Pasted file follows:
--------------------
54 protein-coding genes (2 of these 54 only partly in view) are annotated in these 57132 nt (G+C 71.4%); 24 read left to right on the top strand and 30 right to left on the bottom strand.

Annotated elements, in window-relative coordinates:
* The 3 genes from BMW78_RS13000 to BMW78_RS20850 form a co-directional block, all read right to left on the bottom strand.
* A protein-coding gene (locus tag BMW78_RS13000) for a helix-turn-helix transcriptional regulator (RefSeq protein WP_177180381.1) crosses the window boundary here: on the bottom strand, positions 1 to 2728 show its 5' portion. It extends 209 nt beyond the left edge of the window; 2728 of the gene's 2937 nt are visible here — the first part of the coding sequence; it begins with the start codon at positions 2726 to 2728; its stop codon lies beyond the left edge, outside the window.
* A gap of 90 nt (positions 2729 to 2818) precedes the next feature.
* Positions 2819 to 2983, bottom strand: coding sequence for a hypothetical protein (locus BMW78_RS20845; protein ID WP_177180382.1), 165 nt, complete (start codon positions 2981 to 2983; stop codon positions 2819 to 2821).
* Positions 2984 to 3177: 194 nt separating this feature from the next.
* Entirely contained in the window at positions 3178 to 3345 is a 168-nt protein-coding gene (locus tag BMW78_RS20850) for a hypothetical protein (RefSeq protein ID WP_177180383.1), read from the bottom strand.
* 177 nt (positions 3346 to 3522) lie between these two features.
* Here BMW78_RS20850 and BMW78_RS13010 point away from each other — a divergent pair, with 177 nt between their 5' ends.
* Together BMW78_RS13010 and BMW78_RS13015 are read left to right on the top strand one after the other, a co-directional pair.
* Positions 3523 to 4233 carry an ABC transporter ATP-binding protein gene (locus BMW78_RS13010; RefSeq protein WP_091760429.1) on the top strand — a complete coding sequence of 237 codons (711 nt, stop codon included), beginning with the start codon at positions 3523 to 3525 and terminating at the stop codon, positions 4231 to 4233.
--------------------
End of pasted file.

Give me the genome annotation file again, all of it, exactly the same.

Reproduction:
54 protein-coding genes (2 of these 54 only partly in view) are annotated in these 57132 nt (G+C 71.4%); 24 read left to right on the top strand and 30 right to left on the bottom strand.

Annotated elements, in window-relative coordinates:
* The 3 genes from BMW78_RS13000 to BMW78_RS20850 form a co-directional block, all read right to left on the bottom strand.
* A protein-coding gene (locus tag BMW78_RS13000) for a helix-turn-helix transcriptional regulator (RefSeq protein WP_177180381.1) crosses the window boundary here: on the bottom strand, positions 1 to 2728 show its 5' portion. It extends 209 nt beyond the left edge of the window; 2728 of the gene's 2937 nt are visible here — the first part of the coding sequence; it begins with the start codon at positions 2726 to 2728; its stop codon lies beyond the left edge, outside the window.
* A gap of 90 nt (positions 2729 to 2818) precedes the next feature.
* Positions 2819 to 2983, bottom strand: coding sequence for a hypothetical protein (locus BMW78_RS20845; protein ID WP_177180382.1), 165 nt, complete (start codon positions 2981 to 2983; stop codon positions 2819 to 2821).
* Positions 2984 to 3177: 194 nt separating this feature from the next.
* Entirely contained in the window at positions 3178 to 3345 is a 168-nt protein-coding gene (locus tag BMW78_RS20850) for a hypothetical protein (RefSeq protein ID WP_177180383.1), read from the bottom strand.
* 177 nt (positions 3346 to 3522) lie between these two features.
* Here BMW78_RS20850 and BMW78_RS13010 point away from each other — a divergent pair, with 177 nt between their 5' ends.
* Together BMW78_RS13010 and BMW78_RS13015 are read left to right on the top strand one after the other, a co-directional pair.
* Positions 3523 to 4233 carry an ABC transporter ATP-binding protein gene (locus BMW78_RS13010; RefSeq protein WP_091760429.1) on the top strand — a complete coding sequence of 237 codons (711 nt, stop codon included), beginning with the start codon at positions 3523 to 3525 and terminating at the stop codon, positions 4231 to 4233.